Deutsche Bank posted first-quarter net profits of 120 million euros ($146 million) Thursday, a 79 percent fall from last year’s figure.
The bank announced plans to significantly reduce its workforce through the rest of 2018, particularly in its corporate and investment bank and infrastructure functions. It also aims to scale back operations in bond sales and equities trading, particularly in the United States and Asia.
The announcement follows news that Deutsche Bank fired 300 U.S.-based investment bankers on Wednesday, and plans to fire a further 100 by the end of this week, Reuters reported.
The net profit number was significantly lower than a Reuters poll prediction of 376 million euros. The Frankfurt-based lender has been under scrutiny from shareholders for posting three consecutive years of losses, including a 497 million euro loss for 2017.
Revenues for the quarter were down by 5 percent on the prior year period at 7 billion euros, pressured by the appreciation of the euro against the dollar and lower corporate and investment bank revenues, which fell 13 percent year-on-year to 3.8 billion euros. Revenues for all businesses were lower year-on-year.
Here are the key first-quarter metrics:
- First-quarter net profits of 120 million euros ($146 million), a 79 percent fall from last year’s figure.
- Revenues for the quarter down 5 percent on the prior year period at 7 billion euros.
- Corporate and investment bank revenues fell 13 percent year-on-year to 3.8 billion euros. Revenues for all businesses were lower year-on-year.
- Asset Management revenues down 10 percent year-on-year; Private & Commercial Bank down 2 percent.
- Common Equity Tier 1 (CET1) ratio was 13.4 percent at the end of the first quarter, versus 14.0 percent at the end of 2017.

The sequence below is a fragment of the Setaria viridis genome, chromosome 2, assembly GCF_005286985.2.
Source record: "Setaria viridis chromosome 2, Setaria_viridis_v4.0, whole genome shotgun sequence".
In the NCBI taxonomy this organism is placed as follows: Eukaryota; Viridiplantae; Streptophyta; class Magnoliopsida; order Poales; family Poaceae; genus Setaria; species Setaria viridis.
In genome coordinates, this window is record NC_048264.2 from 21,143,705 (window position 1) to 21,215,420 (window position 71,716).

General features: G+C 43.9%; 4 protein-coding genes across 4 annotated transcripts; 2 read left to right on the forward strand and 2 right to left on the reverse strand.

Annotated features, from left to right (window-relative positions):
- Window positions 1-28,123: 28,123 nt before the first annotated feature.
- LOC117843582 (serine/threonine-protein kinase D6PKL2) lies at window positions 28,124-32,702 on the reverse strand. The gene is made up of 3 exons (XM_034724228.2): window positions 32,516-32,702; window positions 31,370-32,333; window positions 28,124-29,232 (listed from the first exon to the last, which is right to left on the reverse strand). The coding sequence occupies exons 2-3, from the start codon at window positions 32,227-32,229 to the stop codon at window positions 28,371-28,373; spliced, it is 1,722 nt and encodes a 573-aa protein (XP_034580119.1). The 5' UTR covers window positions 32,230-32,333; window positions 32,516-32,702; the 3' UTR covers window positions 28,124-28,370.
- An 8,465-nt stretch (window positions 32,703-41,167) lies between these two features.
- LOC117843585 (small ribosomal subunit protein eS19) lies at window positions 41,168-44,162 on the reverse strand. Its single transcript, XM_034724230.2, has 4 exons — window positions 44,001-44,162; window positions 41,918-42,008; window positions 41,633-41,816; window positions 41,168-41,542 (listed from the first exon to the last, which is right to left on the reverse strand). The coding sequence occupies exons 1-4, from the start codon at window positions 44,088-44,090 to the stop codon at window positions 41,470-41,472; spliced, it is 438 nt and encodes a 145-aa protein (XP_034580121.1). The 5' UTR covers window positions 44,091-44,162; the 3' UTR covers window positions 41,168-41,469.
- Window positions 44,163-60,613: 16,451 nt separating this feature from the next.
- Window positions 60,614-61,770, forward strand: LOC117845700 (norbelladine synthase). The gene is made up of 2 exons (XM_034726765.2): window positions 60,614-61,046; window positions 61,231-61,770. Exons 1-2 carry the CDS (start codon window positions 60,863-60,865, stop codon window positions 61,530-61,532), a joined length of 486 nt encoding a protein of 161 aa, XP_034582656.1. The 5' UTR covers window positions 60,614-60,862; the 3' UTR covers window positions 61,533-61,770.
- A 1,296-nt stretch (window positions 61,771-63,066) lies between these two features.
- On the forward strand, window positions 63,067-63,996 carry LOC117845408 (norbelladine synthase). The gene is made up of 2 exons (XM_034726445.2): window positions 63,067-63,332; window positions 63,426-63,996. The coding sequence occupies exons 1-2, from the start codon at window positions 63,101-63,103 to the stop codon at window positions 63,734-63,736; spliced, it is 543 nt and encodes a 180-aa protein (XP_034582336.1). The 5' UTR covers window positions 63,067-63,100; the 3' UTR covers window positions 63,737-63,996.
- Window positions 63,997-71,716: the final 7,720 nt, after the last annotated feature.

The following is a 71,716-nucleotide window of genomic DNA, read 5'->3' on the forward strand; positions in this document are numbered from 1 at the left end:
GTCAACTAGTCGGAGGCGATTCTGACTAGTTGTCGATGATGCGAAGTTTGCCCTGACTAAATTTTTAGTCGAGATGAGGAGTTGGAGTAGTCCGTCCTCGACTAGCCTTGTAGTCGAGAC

Christian Sewing, the bank’s recently-appointed chief executive officer, stressed the need to adjust its strategy in several areas of the business. He described Deutsche as being “on a good track” with its asset management business and private & commercial bank, but said in a statement that “we need to substantially improve profitability in both.”
“There is no time to lose as the current returns for our shareholders are not acceptable,” Sewing said.
Formerly responsible for Deutsche Bank’s private and commercial side, the 47-year-old German national is expected to shift the bank’s strategy away from seeking profit growth through the investment bank, with a greater focus on the domestic German market, commercial and retail banking, and wealth management.
Sewing’s appointment in early April, replacing former Chief Executive John Cryan, ended much uncertainty over the bank’s leadership but left a sense of ambivalence surrounding the future of its investment bank, which has been a main source of losses. Sewing is the lender’s fourth chief executive in six years.
Deutsche bank shares dropped dramatically by 3.58 percent on Thursday’s market open, but were down 1.52 percent on the previous day by 1:50 p.m. London time (9:50 EST).